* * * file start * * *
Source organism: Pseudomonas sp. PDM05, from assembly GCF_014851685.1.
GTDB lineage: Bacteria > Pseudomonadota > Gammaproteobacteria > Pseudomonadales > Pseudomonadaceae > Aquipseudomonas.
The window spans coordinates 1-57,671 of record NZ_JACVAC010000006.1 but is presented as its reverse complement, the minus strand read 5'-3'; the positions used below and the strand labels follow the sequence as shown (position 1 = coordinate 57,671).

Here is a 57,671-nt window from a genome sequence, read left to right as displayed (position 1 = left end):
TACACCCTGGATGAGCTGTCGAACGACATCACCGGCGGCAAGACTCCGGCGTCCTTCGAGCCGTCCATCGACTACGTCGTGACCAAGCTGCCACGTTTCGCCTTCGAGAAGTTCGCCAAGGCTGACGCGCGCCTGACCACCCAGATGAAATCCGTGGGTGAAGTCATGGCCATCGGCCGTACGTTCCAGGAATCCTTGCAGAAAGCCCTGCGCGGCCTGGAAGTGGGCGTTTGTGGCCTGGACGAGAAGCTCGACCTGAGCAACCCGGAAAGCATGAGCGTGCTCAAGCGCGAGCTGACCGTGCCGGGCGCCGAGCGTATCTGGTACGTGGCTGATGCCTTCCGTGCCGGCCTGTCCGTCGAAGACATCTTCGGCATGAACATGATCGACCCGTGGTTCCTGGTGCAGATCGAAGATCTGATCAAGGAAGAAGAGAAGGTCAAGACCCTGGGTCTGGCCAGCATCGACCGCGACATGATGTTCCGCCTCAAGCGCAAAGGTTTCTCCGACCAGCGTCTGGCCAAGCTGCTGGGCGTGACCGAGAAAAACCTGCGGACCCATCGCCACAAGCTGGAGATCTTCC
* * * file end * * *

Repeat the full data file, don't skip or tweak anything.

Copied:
Source organism: Pseudomonas sp. PDM05, from assembly GCF_014851685.1.
GTDB lineage: Bacteria > Pseudomonadota > Gammaproteobacteria > Pseudomonadales > Pseudomonadaceae > Aquipseudomonas.
The window spans coordinates 1-57,671 of record NZ_JACVAC010000006.1 but is presented as its reverse complement, the minus strand read 5'-3'; the positions used below and the strand labels follow the sequence as shown (position 1 = coordinate 57,671).

Here is a 57,671-nt window from a genome sequence, read left to right as displayed (position 1 = left end):
TACACCCTGGATGAGCTGTCGAACGACATCACCGGCGGCAAGACTCCGGCGTCCTTCGAGCCGTCCATCGACTACGTCGTGACCAAGCTGCCACGTTTCGCCTTCGAGAAGTTCGCCAAGGCTGACGCGCGCCTGACCACCCAGATGAAATCCGTGGGTGAAGTCATGGCCATCGGCCGTACGTTCCAGGAATCCTTGCAGAAAGCCCTGCGCGGCCTGGAAGTGGGCGTTTGTGGCCTGGACGAGAAGCTCGACCTGAGCAACCCGGAAAGCATGAGCGTGCTCAAGCGCGAGCTGACCGTGCCGGGCGCCGAGCGTATCTGGTACGTGGCTGATGCCTTCCGTGCCGGCCTGTCCGTCGAAGACATCTTCGGCATGAACATGATCGACCCGTGGTTCCTGGTGCAGATCGAAGATCTGATCAAGGAAGAAGAGAAGGTCAAGACCCTGGGTCTGGCCAGCATCGACCGCGACATGATGTTCCGCCTCAAGCGCAAAGGTTTCTCCGACCAGCGTCTGGCCAAGCTGCTGGGCGTGACCGAGAAAAACCTGCGGACCCATCGCCACAAGCTGGAGATCTTCC